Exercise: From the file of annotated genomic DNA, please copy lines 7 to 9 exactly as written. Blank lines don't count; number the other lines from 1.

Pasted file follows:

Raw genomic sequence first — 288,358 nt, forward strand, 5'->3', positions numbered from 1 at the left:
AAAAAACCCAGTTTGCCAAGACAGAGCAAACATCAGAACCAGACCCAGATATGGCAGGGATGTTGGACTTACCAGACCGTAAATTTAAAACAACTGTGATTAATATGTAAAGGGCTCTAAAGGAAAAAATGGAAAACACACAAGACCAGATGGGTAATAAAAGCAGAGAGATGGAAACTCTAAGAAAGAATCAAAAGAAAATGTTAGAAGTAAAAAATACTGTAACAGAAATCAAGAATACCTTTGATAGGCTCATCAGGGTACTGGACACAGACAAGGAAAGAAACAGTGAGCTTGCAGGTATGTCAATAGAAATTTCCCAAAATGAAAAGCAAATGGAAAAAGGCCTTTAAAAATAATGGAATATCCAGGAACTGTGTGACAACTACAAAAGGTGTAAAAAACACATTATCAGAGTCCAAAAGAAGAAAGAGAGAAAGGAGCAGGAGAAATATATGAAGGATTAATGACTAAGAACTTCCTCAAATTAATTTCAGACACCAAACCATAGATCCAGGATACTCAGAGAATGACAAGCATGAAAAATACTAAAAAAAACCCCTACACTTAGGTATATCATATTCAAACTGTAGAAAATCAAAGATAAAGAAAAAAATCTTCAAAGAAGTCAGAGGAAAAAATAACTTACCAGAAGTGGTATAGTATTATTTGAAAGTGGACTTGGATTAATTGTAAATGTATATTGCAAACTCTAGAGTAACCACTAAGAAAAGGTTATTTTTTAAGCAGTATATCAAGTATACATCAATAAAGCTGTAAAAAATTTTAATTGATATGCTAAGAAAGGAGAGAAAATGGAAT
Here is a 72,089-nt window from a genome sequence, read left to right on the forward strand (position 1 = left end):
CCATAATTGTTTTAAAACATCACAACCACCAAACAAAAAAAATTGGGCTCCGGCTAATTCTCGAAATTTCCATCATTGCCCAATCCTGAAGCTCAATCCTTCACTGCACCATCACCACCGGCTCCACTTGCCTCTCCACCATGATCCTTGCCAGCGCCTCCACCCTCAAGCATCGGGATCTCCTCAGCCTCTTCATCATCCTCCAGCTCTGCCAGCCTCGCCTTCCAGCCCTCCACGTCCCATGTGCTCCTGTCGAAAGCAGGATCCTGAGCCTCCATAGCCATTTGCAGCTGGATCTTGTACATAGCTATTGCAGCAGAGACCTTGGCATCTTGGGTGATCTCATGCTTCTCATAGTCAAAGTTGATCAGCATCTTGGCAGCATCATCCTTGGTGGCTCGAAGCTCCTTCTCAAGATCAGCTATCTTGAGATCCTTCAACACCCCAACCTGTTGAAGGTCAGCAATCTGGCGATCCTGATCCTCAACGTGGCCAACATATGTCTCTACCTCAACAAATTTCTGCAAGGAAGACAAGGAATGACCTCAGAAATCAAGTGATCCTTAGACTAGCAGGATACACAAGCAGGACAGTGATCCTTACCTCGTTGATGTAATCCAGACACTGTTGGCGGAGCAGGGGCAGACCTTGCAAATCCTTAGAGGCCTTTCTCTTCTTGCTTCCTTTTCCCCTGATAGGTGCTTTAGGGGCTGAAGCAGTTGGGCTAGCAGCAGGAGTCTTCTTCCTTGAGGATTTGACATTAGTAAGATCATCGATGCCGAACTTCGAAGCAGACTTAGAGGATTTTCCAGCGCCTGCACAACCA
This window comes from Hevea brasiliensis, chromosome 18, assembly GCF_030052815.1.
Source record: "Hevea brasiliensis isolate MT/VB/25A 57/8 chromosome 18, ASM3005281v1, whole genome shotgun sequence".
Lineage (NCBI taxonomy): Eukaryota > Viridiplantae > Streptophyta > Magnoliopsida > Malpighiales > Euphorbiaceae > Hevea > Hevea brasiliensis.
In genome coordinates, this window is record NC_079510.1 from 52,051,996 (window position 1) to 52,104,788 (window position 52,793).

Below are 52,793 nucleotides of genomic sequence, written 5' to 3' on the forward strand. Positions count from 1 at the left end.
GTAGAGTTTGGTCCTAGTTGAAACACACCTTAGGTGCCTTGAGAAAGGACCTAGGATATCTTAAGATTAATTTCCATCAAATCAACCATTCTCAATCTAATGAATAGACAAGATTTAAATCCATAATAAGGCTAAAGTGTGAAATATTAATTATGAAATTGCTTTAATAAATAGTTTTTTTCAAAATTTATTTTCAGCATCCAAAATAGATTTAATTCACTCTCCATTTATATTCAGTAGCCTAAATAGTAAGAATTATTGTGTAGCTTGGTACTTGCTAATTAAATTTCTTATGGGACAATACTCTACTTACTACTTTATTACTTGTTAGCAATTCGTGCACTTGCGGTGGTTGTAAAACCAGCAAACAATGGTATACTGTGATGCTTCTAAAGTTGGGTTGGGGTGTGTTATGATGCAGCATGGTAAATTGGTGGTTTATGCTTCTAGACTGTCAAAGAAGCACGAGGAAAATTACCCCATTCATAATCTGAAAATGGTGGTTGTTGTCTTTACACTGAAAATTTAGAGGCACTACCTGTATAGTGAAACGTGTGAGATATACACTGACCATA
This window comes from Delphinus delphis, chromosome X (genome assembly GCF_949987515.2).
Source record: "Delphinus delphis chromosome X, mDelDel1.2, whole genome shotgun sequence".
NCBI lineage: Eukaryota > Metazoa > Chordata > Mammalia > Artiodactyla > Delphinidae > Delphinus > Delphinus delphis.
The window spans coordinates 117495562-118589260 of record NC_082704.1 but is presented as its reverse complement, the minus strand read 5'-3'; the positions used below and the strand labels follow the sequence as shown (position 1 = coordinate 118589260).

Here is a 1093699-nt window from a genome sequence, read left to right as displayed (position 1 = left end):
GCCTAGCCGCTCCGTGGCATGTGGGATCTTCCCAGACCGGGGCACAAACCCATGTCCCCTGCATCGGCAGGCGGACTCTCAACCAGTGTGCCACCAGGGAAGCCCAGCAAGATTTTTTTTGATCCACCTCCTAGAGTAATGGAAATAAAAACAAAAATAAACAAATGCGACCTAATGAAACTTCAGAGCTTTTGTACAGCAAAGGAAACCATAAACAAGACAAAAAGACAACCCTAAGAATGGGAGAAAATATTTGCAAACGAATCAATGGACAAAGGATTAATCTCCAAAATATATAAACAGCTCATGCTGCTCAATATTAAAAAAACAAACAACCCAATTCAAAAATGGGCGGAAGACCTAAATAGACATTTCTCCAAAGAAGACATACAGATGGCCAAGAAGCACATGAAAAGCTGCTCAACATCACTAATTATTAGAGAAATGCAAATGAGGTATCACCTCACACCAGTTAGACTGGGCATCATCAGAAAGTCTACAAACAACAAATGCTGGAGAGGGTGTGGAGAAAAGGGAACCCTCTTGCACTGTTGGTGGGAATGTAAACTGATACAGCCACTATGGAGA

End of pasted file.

Lineage (NCBI taxonomy): Eukaryota > Viridiplantae > Streptophyta > Magnoliopsida > Malpighiales > Euphorbiaceae > Hevea > Hevea brasiliensis.
In genome coordinates, this window is record NC_079510.1 from 52,051,996 (window position 1) to 52,104,788 (window position 52,793).

Below are 52,793 nucleotides of genomic sequence, written 5' to 3' on the forward strand. Positions count from 1 at the left end.